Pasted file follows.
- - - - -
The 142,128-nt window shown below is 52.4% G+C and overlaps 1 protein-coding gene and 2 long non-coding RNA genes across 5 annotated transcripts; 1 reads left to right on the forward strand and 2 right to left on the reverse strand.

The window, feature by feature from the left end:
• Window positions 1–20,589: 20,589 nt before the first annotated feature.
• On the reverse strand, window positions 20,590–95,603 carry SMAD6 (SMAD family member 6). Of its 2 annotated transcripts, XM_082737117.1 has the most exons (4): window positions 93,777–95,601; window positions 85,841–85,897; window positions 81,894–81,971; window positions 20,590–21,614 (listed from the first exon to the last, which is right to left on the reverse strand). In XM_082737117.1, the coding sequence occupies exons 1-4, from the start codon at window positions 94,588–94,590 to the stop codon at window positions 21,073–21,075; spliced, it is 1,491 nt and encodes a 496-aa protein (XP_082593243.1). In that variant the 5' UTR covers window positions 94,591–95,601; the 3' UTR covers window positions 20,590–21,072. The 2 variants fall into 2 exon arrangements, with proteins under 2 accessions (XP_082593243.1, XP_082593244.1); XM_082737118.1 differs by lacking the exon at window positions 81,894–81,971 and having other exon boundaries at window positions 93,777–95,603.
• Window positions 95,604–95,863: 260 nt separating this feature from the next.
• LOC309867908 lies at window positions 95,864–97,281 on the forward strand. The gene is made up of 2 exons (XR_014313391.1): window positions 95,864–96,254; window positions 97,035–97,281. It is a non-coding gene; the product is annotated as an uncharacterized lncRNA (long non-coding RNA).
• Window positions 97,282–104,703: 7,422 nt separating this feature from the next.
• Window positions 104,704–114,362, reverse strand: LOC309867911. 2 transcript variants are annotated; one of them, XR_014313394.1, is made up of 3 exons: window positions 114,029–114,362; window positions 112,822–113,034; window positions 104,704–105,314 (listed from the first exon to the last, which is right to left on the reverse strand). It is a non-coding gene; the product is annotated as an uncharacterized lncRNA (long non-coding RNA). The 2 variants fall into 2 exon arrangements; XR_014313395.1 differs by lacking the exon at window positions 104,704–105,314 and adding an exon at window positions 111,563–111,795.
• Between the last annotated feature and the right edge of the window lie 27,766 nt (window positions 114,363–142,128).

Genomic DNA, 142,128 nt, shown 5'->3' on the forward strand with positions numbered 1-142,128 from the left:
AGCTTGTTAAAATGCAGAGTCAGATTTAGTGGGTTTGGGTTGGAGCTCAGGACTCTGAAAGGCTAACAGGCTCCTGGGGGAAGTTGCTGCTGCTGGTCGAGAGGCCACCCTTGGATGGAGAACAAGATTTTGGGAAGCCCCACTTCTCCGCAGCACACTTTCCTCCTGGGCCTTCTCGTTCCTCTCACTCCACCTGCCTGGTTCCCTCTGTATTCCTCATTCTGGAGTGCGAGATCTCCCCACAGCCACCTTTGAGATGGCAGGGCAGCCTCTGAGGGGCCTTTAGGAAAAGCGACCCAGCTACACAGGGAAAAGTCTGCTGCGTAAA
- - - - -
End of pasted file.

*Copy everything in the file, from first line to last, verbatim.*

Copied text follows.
The 142,128-nt window shown below is 52.4% G+C and overlaps 1 protein-coding gene and 2 long non-coding RNA genes across 5 annotated transcripts; 1 reads left to right on the forward strand and 2 right to left on the reverse strand.

The window, feature by feature from the left end:
• Window positions 1–20,589: 20,589 nt before the first annotated feature.
• On the reverse strand, window positions 20,590–95,603 carry SMAD6 (SMAD family member 6). Of its 2 annotated transcripts, XM_082737117.1 has the most exons (4): window positions 93,777–95,601; window positions 85,841–85,897; window positions 81,894–81,971; window positions 20,590–21,614 (listed from the first exon to the last, which is right to left on the reverse strand). In XM_082737117.1, the coding sequence occupies exons 1-4, from the start codon at window positions 94,588–94,590 to the stop codon at window positions 21,073–21,075; spliced, it is 1,491 nt and encodes a 496-aa protein (XP_082593243.1). In that variant the 5' UTR covers window positions 94,591–95,601; the 3' UTR covers window positions 20,590–21,072. The 2 variants fall into 2 exon arrangements, with proteins under 2 accessions (XP_082593243.1, XP_082593244.1); XM_082737118.1 differs by lacking the exon at window positions 81,894–81,971 and having other exon boundaries at window positions 93,777–95,603.
• Window positions 95,604–95,863: 260 nt separating this feature from the next.
• LOC309867908 lies at window positions 95,864–97,281 on the forward strand. The gene is made up of 2 exons (XR_014313391.1): window positions 95,864–96,254; window positions 97,035–97,281. It is a non-coding gene; the product is annotated as an uncharacterized lncRNA (long non-coding RNA).
• Window positions 97,282–104,703: 7,422 nt separating this feature from the next.
• Window positions 104,704–114,362, reverse strand: LOC309867911. 2 transcript variants are annotated; one of them, XR_014313394.1, is made up of 3 exons: window positions 114,029–114,362; window positions 112,822–113,034; window positions 104,704–105,314 (listed from the first exon to the last, which is right to left on the reverse strand). It is a non-coding gene; the product is annotated as an uncharacterized lncRNA (long non-coding RNA). The 2 variants fall into 2 exon arrangements; XR_014313395.1 differs by lacking the exon at window positions 104,704–105,314 and adding an exon at window positions 111,563–111,795.
• Between the last annotated feature and the right edge of the window lie 27,766 nt (window positions 114,363–142,128).

Genomic DNA, 142,128 nt, shown 5'->3' on the forward strand with positions numbered 1-142,128 from the left:
AGCTTGTTAAAATGCAGAGTCAGATTTAGTGGGTTTGGGTTGGAGCTCAGGACTCTGAAAGGCTAACAGGCTCCTGGGGGAAGTTGCTGCTGCTGGTCGAGAGGCCACCCTTGGATGGAGAACAAGATTTTGGGAAGCCCCACTTCTCCGCAGCACACTTTCCTCCTGGGCCTTCTCGTTCCTCTCACTCCACCTGCCTGGTTCCCTCTGTATTCCTCATTCTGGAGTGCGAGATCTCCCCACAGCCACCTTTGAGATGGCAGGGCAGCCTCTGAGGGGCCTTTAGGAAAAGCGACCCAGCTACACAGGGAAAAGTCTGCTGCGTAAA